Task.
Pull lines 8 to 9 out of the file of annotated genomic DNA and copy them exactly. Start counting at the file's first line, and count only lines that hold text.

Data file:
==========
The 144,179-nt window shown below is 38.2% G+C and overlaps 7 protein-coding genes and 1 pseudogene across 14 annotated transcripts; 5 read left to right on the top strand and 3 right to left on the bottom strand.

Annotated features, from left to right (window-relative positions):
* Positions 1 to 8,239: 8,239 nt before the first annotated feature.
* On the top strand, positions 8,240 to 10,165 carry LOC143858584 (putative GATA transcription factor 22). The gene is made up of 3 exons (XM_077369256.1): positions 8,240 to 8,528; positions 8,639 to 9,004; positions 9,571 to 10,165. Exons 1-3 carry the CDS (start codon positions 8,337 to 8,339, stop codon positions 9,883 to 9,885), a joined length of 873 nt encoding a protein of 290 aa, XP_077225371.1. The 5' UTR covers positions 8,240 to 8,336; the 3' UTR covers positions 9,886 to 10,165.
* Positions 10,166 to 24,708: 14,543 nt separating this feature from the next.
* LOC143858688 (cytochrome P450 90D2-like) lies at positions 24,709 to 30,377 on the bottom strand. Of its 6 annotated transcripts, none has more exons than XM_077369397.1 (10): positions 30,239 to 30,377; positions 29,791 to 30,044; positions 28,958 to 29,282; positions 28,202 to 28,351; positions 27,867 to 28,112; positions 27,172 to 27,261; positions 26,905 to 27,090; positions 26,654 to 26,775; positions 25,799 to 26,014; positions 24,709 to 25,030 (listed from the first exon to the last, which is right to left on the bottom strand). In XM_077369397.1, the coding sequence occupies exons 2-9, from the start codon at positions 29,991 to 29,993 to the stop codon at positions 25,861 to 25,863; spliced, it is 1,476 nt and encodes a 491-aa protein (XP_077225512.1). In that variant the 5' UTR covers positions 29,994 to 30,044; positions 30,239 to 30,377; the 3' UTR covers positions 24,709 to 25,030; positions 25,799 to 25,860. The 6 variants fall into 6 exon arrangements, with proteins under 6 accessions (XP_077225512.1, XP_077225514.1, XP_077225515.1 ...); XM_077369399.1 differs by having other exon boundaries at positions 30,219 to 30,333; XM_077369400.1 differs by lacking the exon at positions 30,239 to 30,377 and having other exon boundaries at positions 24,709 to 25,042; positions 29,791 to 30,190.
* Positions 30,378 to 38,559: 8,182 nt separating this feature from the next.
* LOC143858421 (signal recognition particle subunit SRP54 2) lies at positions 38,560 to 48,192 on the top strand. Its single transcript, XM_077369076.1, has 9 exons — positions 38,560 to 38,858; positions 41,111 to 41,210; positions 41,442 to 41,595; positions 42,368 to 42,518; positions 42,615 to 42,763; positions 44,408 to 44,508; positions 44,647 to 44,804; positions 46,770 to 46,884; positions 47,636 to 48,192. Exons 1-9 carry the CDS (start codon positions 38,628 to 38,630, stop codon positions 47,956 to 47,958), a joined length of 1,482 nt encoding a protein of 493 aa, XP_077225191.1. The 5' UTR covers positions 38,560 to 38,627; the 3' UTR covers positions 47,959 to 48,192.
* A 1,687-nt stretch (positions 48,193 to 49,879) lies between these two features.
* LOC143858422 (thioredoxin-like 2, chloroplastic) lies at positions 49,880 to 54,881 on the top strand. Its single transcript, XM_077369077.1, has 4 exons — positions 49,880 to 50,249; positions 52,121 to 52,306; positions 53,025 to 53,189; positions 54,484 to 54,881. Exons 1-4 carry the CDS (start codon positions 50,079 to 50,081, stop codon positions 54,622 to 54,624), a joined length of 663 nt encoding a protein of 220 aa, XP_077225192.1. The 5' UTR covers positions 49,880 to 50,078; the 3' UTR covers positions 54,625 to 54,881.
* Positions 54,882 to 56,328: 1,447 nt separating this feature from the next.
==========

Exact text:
* LOC143858421 (signal recognition particle subunit SRP54 2) lies at positions 38,560 to 48,192 on the top strand. Its single transcript, XM_077369076.1, has 9 exons — positions 38,560 to 38,858; positions 41,111 to 41,210; positions 41,442 to 41,595; positions 42,368 to 42,518; positions 42,615 to 42,763; positions 44,408 to 44,508; positions 44,647 to 44,804; positions 46,770 to 46,884; positions 47,636 to 48,192. Exons 1-9 carry the CDS (start codon positions 38,628 to 38,630, stop codon positions 47,956 to 47,958), a joined length of 1,482 nt encoding a protein of 493 aa, XP_077225191.1. The 5' UTR covers positions 38,560 to 38,627; the 3' UTR covers positions 47,959 to 48,192.
* A 1,687-nt stretch (positions 48,193 to 49,879) lies between these two features.